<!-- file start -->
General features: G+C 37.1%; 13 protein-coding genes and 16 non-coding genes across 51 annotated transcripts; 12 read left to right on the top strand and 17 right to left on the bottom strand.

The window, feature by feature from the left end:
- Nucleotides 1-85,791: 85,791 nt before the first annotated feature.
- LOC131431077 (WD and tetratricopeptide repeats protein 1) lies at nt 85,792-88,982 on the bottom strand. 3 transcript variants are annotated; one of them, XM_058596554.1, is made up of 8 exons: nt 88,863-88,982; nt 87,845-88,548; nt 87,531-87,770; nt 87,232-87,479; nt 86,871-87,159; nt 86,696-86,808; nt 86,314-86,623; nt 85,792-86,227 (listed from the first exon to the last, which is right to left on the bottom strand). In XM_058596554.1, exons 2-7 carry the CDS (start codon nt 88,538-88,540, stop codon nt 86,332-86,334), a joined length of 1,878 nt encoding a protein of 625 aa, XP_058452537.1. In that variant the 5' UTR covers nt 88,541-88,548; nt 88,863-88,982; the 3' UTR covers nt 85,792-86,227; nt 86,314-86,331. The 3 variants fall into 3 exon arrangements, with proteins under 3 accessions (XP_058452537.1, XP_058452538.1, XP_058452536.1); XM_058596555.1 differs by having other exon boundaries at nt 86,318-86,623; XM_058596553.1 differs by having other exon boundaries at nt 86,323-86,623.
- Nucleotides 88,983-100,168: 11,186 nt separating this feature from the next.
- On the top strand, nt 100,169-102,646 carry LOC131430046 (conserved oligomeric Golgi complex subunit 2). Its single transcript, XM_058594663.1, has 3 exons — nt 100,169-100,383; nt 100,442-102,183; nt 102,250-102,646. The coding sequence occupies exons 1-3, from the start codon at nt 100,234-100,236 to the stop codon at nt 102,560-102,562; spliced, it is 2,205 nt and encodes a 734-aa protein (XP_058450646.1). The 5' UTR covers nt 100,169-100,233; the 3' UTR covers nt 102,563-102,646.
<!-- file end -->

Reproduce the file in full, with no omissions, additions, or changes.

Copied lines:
General features: G+C 37.1%; 13 protein-coding genes and 16 non-coding genes across 51 annotated transcripts; 12 read left to right on the top strand and 17 right to left on the bottom strand.

The window, feature by feature from the left end:
- Nucleotides 1-85,791: 85,791 nt before the first annotated feature.
- LOC131431077 (WD and tetratricopeptide repeats protein 1) lies at nt 85,792-88,982 on the bottom strand. 3 transcript variants are annotated; one of them, XM_058596554.1, is made up of 8 exons: nt 88,863-88,982; nt 87,845-88,548; nt 87,531-87,770; nt 87,232-87,479; nt 86,871-87,159; nt 86,696-86,808; nt 86,314-86,623; nt 85,792-86,227 (listed from the first exon to the last, which is right to left on the bottom strand). In XM_058596554.1, exons 2-7 carry the CDS (start codon nt 88,538-88,540, stop codon nt 86,332-86,334), a joined length of 1,878 nt encoding a protein of 625 aa, XP_058452537.1. In that variant the 5' UTR covers nt 88,541-88,548; nt 88,863-88,982; the 3' UTR covers nt 85,792-86,227; nt 86,314-86,331. The 3 variants fall into 3 exon arrangements, with proteins under 3 accessions (XP_058452537.1, XP_058452538.1, XP_058452536.1); XM_058596555.1 differs by having other exon boundaries at nt 86,318-86,623; XM_058596553.1 differs by having other exon boundaries at nt 86,323-86,623.
- Nucleotides 88,983-100,168: 11,186 nt separating this feature from the next.
- On the top strand, nt 100,169-102,646 carry LOC131430046 (conserved oligomeric Golgi complex subunit 2). Its single transcript, XM_058594663.1, has 3 exons — nt 100,169-100,383; nt 100,442-102,183; nt 102,250-102,646. The coding sequence occupies exons 1-3, from the start codon at nt 100,234-100,236 to the stop codon at nt 102,560-102,562; spliced, it is 2,205 nt and encodes a 734-aa protein (XP_058450646.1). The 5' UTR covers nt 100,169-100,233; the 3' UTR covers nt 102,563-102,646.